Archeologist giving presentation, hosting public digs at Pine Valley Park

Archeologist Stephen Israel is not just telling Carroll County residents what he does, he is giving them opportunities to go out and do it with him.

The Baltimore resident is leading a free presentation titled "Dig This! New Challenges at the Pine Valley Park Native American Hunter & Gather Camp Archaeological Site" at 7 p.m. Tuesday at the North Carroll branch of the Carroll County Public Library in Greenmount.


Following that presentation, Israel will be leading public excavation days at Pine Valley Park in Manchester on Thursday, Friday, April 25, 26, and 27 and May 5. It's all part of Maryland Archeology Month.

"I'm trying to get data so we can get a bigger picture for what the hunters and gatherers were doing when they spent the night at Pine Valley Park," said Israel, who retired from a position as an archeologist with the federal government in 2003.


He has been leading excavations at Pine Valley Park since 2007.

Because Pine Valley Park has had few modern alterations, "it allows us to study a site that hasn't really changed," he said.

The majority of his findings have been stone tools that lead him to believe that American Indians might have used the site as a campground 3,000 to 6,000 years ago, prior to Europeans arriving in North America, he said.

Israel has found spear points and flakes of stone, which he said are the chippings that came off rocks when American Indians carved their own hunting knives.

"They made them when they needed them. You don't want to carry along heavy stone tools when you're hunting," said Israel.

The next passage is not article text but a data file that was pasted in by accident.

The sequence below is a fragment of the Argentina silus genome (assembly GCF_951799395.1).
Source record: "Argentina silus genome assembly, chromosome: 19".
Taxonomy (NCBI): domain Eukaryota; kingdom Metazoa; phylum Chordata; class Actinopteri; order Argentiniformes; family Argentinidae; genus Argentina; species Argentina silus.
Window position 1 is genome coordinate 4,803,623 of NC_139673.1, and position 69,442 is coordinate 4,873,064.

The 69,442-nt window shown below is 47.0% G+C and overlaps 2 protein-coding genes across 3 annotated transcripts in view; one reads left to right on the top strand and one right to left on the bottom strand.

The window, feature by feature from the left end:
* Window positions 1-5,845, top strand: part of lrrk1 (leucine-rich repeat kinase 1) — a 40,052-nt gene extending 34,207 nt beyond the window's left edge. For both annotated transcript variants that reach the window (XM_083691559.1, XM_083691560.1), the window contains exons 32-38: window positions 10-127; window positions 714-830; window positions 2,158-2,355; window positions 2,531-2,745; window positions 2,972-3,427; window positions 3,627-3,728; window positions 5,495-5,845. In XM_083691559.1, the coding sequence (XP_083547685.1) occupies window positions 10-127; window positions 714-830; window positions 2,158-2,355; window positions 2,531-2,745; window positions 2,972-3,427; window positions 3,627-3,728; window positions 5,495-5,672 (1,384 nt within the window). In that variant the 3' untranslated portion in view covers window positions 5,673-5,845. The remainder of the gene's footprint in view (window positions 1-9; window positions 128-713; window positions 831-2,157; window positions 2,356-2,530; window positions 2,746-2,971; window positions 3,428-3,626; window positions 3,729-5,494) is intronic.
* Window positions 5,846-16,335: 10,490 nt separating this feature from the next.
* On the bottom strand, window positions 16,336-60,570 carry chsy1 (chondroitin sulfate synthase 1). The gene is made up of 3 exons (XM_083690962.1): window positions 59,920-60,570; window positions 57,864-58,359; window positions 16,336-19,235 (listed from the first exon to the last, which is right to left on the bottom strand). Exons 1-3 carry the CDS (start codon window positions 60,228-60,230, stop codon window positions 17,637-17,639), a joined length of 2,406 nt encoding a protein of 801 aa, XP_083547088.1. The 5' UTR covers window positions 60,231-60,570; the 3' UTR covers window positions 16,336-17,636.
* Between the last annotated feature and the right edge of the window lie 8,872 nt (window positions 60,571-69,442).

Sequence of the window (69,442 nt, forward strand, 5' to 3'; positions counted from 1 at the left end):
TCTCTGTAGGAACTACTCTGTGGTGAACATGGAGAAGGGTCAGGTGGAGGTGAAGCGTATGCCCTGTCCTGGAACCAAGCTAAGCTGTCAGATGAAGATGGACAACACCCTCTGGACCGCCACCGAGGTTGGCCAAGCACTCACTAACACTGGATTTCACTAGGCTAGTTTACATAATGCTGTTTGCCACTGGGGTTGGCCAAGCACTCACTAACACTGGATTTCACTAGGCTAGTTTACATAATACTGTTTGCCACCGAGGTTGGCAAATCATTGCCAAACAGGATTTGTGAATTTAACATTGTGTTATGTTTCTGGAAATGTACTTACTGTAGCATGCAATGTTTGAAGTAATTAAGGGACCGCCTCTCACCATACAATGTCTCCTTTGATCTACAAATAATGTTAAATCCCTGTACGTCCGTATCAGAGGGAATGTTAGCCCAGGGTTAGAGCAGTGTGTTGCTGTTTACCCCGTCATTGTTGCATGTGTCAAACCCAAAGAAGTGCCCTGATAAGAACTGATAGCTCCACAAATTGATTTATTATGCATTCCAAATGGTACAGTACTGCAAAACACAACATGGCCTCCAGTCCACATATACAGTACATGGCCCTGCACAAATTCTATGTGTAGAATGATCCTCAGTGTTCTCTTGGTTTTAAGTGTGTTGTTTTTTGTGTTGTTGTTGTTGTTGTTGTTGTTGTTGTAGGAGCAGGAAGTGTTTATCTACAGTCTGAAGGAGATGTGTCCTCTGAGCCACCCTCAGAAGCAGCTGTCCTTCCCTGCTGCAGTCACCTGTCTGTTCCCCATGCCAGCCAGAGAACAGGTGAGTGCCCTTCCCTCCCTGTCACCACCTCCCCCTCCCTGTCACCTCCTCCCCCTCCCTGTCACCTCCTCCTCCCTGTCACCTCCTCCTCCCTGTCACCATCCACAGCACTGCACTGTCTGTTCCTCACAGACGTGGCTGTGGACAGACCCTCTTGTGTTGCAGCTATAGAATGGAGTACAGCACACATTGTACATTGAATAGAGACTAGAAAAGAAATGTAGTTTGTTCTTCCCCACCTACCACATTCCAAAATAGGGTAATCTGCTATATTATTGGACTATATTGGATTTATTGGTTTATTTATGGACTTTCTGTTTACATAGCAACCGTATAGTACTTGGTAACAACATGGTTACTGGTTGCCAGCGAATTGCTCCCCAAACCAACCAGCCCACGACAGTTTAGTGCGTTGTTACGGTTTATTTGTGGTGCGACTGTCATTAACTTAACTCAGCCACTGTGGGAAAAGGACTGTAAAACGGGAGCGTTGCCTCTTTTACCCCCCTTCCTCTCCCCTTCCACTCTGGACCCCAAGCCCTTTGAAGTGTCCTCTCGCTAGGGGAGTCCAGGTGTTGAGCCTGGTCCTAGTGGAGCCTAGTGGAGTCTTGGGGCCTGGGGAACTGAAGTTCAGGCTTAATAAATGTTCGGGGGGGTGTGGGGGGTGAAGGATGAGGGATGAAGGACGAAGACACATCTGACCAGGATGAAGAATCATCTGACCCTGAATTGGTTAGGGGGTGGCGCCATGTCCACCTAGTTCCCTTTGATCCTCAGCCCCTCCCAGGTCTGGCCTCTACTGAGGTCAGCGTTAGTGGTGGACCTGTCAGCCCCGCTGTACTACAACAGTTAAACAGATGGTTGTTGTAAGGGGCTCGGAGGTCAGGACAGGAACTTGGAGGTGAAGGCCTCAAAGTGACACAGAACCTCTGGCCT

He said he believes that the hunters and gatherers of that era used a stone called rhyolite from the Catoctin Mountain.

New Windsor resident Benton Watson has been assisting Israel in his excavations since 2007.

"It's probably more interesting what we haven't found," Watson said. "There hasn't been anything that looks like a shelter."

Both Watson and Israel said this indicates to them that Pine Valley Park never contained a village; it was most likely a camp site where hunters and gatherers spent short periods of time prior to moving on.

"It was still pretty much a nomadic life," Watson said, continuing that even with the constant changing landscape of the world, day-to-day life for all human beings has always been about survival.

At Pine Valley Park, Israel said he has also found soil stains that are evidence of fire pits. He said the fire pits were used by hunters to cook white tail deer, bear, beaver, elk, rabbit, raccoon, squirrel, turkey and turtle.

Jim Gibb, the treasurer of the Archaeological Society of Maryland, Inc., said archeologists are able to differentiate whether a site was a village or campground by evidence of houses and discarded trash.


"Low density materials have evidence of smaller groups for short periods of time," Gibb, an Annapolis resident, said. "What we do find is things that preserve, and by and large, that's stone."

Gibb said that Israel is a credit to his profession by getting the public involved in his excavations.

"We want them to learn about how science is used to learn about the past," Gibb said. "If you want people to appreciate these things, you have to involve them."

Israel said his work has several purposes, including a future exhibit; a 2014 report for the Maryland Archeology Journal; and material for future archeologists.

"I also enjoy spending time with Carroll countians who are interested in their own past," he said.

Israel's public excavation days are weather permitting and will start at 8 a.m. at Pine Valley Park. Pre-registration is required by calling Israel at 410-945-5514.

Watson said he does not regret all the time he has spent at that site.

"To think, that you're the first person to touch [your findings] in 4,000 or 5,000 years. It's pretty mind boggling that it's been there that long - it kind of puts you in contact with those people," he said.

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